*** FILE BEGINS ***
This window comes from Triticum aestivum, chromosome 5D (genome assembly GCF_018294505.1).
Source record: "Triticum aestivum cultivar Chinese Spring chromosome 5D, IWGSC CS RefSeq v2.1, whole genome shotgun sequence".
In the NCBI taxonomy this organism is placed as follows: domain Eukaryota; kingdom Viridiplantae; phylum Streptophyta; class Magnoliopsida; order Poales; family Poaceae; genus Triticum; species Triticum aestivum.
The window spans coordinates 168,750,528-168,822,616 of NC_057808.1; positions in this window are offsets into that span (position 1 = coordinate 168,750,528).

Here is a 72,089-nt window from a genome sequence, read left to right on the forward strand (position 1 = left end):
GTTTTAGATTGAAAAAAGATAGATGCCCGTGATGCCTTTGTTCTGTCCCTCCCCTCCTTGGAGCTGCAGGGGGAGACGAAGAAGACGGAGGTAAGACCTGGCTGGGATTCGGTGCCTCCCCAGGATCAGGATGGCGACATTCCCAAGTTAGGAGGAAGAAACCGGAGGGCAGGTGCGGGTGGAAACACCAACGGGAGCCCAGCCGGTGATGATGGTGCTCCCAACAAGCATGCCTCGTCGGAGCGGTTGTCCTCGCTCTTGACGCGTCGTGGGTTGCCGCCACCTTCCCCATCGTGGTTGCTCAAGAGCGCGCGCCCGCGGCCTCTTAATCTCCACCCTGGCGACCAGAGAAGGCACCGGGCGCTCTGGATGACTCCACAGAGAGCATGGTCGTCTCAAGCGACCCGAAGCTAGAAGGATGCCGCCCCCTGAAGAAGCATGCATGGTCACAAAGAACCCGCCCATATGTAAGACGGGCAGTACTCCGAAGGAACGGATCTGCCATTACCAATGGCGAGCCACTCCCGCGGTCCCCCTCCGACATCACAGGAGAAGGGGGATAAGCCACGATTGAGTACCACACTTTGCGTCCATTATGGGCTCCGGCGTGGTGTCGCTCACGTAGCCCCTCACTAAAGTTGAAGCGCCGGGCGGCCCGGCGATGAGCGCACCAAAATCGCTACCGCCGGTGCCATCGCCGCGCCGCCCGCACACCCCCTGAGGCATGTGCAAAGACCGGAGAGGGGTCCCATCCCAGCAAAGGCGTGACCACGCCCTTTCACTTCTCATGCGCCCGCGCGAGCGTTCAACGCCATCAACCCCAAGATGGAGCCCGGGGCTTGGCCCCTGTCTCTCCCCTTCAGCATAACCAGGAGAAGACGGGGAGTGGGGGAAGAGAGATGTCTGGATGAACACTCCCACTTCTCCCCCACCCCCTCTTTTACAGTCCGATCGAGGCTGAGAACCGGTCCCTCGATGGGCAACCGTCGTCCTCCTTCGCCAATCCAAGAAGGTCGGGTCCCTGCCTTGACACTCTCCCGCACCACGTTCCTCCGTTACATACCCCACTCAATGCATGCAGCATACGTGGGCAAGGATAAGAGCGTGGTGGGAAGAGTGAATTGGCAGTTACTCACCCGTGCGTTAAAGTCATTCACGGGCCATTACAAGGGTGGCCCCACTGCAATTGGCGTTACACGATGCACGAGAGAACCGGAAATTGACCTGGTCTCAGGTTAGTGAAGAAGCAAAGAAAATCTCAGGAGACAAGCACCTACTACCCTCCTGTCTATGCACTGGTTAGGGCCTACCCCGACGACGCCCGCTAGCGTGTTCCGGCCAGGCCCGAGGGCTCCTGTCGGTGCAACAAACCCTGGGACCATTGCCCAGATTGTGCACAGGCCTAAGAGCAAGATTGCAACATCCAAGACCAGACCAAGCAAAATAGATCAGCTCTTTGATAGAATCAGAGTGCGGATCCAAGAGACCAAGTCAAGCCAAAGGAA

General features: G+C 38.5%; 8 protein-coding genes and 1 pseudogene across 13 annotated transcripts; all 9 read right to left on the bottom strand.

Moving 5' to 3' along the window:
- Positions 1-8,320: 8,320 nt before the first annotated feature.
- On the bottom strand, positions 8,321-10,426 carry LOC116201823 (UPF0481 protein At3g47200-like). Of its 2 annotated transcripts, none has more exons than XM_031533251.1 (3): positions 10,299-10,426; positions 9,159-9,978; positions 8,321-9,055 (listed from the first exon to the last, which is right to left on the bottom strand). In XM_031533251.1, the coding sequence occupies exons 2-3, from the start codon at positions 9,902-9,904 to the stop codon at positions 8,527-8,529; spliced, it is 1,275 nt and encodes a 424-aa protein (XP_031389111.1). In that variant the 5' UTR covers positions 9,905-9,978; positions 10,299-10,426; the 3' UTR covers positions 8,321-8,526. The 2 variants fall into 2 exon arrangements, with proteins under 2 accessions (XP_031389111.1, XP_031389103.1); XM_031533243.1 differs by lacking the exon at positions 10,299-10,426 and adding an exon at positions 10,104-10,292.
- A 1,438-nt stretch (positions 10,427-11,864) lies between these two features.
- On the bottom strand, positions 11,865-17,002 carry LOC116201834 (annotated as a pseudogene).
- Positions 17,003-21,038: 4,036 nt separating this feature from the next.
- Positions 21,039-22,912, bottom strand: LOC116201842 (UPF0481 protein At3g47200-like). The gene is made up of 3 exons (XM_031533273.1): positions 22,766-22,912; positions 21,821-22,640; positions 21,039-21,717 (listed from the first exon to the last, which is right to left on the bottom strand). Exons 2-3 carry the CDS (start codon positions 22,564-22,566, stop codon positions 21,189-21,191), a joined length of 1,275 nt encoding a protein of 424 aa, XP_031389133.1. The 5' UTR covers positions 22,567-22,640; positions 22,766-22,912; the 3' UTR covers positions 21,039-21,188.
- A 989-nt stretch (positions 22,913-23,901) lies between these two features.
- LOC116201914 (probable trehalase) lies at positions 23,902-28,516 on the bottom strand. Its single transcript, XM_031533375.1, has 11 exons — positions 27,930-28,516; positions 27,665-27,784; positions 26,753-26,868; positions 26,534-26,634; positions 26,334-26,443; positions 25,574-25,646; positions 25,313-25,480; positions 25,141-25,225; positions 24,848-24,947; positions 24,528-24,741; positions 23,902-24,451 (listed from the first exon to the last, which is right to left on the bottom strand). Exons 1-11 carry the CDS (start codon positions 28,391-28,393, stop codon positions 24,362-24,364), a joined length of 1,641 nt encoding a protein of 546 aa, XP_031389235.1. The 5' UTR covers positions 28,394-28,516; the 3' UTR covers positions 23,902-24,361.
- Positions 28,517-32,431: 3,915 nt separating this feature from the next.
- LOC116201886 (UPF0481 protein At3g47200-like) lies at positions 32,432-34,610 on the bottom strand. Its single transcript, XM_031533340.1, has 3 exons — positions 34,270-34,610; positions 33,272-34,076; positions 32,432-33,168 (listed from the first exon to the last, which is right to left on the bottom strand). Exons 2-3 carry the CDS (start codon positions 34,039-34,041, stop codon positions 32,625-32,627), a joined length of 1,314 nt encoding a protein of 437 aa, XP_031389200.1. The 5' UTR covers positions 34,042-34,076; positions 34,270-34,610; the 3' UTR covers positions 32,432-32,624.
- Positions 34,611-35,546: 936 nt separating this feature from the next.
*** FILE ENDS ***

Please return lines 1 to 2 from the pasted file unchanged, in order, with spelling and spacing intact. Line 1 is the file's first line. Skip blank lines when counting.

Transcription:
This window comes from Triticum aestivum, chromosome 5D (genome assembly GCF_018294505.1).
Source record: "Triticum aestivum cultivar Chinese Spring chromosome 5D, IWGSC CS RefSeq v2.1, whole genome shotgun sequence".